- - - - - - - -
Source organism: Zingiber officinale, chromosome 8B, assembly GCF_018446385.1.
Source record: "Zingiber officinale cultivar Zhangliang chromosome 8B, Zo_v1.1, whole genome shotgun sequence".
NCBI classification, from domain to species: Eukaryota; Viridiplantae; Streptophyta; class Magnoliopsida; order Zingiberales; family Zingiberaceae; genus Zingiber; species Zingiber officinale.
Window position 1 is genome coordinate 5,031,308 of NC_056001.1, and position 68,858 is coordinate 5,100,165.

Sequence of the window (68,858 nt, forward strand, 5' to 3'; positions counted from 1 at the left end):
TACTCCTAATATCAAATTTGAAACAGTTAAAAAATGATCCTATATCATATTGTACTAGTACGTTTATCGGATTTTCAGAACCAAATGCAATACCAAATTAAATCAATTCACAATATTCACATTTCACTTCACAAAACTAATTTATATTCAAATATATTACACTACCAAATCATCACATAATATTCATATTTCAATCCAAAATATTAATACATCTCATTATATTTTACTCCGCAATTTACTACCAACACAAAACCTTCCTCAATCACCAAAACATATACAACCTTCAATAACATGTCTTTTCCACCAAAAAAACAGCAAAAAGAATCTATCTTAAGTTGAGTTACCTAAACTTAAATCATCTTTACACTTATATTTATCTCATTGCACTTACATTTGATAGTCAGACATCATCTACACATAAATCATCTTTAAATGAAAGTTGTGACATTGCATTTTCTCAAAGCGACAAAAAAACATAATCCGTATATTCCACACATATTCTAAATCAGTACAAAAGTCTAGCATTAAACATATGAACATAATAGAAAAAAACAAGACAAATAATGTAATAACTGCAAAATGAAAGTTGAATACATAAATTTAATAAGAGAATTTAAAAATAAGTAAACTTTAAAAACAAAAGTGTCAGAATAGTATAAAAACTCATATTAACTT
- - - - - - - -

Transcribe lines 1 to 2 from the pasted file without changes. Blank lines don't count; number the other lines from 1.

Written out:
Source organism: Zingiber officinale, chromosome 8B, assembly GCF_018446385.1.
Source record: "Zingiber officinale cultivar Zhangliang chromosome 8B, Zo_v1.1, whole genome shotgun sequence".